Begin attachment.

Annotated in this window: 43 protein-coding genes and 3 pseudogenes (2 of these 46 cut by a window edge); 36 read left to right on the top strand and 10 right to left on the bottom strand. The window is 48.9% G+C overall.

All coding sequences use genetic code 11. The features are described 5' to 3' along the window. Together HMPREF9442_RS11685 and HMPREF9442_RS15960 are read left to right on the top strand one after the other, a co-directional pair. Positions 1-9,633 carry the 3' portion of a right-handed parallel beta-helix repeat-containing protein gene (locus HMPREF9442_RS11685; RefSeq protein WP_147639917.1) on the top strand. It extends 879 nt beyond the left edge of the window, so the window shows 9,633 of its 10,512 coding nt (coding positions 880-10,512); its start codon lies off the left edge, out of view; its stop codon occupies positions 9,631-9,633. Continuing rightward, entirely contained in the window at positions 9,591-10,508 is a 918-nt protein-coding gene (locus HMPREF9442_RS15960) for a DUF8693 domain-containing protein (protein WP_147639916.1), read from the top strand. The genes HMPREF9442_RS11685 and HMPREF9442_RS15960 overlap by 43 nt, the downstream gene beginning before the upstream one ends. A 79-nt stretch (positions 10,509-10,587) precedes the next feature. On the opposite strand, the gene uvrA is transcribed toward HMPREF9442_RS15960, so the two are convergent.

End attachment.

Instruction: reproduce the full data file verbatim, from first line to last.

Annotated in this window: 43 protein-coding genes and 3 pseudogenes (2 of these 46 cut by a window edge); 36 read left to right on the top strand and 10 right to left on the bottom strand. The window is 48.9% G+C overall.

All coding sequences use genetic code 11. The features are described 5' to 3' along the window. Together HMPREF9442_RS11685 and HMPREF9442_RS15960 are read left to right on the top strand one after the other, a co-directional pair. Positions 1-9,633 carry the 3' portion of a right-handed parallel beta-helix repeat-containing protein gene (locus HMPREF9442_RS11685; RefSeq protein WP_147639917.1) on the top strand. It extends 879 nt beyond the left edge of the window, so the window shows 9,633 of its 10,512 coding nt (coding positions 880-10,512); its start codon lies off the left edge, out of view; its stop codon occupies positions 9,631-9,633. Continuing rightward, entirely contained in the window at positions 9,591-10,508 is a 918-nt protein-coding gene (locus HMPREF9442_RS15960) for a DUF8693 domain-containing protein (protein WP_147639916.1), read from the top strand. The genes HMPREF9442_RS11685 and HMPREF9442_RS15960 overlap by 43 nt, the downstream gene beginning before the upstream one ends. A 79-nt stretch (positions 10,509-10,587) precedes the next feature. On the opposite strand, the gene uvrA is transcribed toward HMPREF9442_RS15960, so the two are convergent.